April’s Excellent Adventure (to Origin)



Melanie picked me up to tour the wet and dry mills at Finca Bella Vista. Once you drive in, you’re greeted by coffee shrubs and its accompanying shade trees.

I had a brief moment to myself on the balcony overlooking Volcán de Agua, coffee groves, and the drying patio. Even on a typical cloudy Antigua day, it was very beautiful here.

We first took a tour of the wet mill where coffee is received, depulped, fermented, washed, and then dried. What was unique to me was that the fermentation period for their picked coffee was 15 hours. This is due to the altitude, 1500 masl, and the structural integrity of the room that was built to slightly increase the temperature. Melanie mentioned that if it was processed somewhere between 1600-1800 masl, then a 24+ hour fermentation period would be necessary.

They do consume quite a bit of water during processing, so their next goal is to continue figuring out ways to recycle water and cut water consumption.


Next was the greenhouse. The greenhouse was initially built as an experiment, and they found it served a better purpose for increasing the shelf life and space for their coffee. Inside the greenhouse, they have raised beds. When coffee is drying there, they have someone working that walks around and moves the beans around to promote even air circulation.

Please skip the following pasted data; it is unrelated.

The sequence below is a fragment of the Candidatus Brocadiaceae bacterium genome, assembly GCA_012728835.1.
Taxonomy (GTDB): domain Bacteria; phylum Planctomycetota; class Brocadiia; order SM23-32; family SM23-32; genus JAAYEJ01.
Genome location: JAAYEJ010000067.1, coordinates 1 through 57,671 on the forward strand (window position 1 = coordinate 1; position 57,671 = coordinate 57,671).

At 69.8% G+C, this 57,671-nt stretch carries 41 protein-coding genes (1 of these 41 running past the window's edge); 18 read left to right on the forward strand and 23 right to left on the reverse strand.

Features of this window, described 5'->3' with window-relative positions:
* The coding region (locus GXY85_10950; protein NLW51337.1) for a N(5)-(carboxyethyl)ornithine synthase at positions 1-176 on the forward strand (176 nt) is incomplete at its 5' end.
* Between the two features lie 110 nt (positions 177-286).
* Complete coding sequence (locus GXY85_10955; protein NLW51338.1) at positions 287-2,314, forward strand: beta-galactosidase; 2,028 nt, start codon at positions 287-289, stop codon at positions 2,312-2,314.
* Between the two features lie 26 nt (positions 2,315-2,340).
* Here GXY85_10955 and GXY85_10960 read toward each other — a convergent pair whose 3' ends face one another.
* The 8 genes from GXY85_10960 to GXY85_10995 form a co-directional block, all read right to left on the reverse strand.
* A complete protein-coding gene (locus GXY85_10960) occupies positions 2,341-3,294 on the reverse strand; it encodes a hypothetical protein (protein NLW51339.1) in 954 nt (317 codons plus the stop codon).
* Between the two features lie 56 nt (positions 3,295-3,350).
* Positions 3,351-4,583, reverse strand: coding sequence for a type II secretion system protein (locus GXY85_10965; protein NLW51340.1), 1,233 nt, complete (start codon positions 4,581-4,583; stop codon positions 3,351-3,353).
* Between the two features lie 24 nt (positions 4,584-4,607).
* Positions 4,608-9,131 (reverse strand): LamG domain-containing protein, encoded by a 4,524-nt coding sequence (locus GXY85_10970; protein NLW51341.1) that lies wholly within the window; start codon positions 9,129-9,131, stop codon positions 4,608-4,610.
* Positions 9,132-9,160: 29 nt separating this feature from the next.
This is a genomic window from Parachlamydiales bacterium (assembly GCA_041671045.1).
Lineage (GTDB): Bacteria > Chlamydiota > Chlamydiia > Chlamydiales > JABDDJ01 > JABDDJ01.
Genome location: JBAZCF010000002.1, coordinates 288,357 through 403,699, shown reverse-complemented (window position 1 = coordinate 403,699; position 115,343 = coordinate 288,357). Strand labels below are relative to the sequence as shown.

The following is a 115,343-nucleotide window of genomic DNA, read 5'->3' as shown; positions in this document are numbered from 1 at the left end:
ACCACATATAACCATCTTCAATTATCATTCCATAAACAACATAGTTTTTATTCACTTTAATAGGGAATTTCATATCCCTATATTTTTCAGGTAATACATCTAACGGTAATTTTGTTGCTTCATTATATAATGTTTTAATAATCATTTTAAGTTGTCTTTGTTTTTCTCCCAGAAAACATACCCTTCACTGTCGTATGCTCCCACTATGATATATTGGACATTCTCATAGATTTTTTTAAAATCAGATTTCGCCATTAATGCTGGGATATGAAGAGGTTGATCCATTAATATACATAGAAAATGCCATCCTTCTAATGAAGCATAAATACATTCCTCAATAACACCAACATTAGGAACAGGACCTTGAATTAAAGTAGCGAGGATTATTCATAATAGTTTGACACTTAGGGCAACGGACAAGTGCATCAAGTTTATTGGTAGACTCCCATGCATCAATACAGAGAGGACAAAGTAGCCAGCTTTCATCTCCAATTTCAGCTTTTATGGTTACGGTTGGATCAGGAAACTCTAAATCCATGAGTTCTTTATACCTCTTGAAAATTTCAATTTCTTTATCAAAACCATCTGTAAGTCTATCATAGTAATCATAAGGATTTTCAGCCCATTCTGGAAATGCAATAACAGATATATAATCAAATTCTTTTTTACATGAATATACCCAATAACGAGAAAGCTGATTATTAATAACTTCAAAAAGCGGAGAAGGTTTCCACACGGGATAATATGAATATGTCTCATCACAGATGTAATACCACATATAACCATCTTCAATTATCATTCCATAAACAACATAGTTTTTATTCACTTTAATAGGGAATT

The greenhouse is ideal due to its ability to control temp and humidity, and it allows Finca Bella Vista to produce 3x its volume.

Next was the dry cylinder. The picture shows is the dry cylinder the mill uses for its macrolots. The dry cylinders they use for microlots, like the coffee we sell at Temple, are about a third of this size.

The drum is similar to a coffee roaster, but it instead injects hot air and maintains ~60% humidity.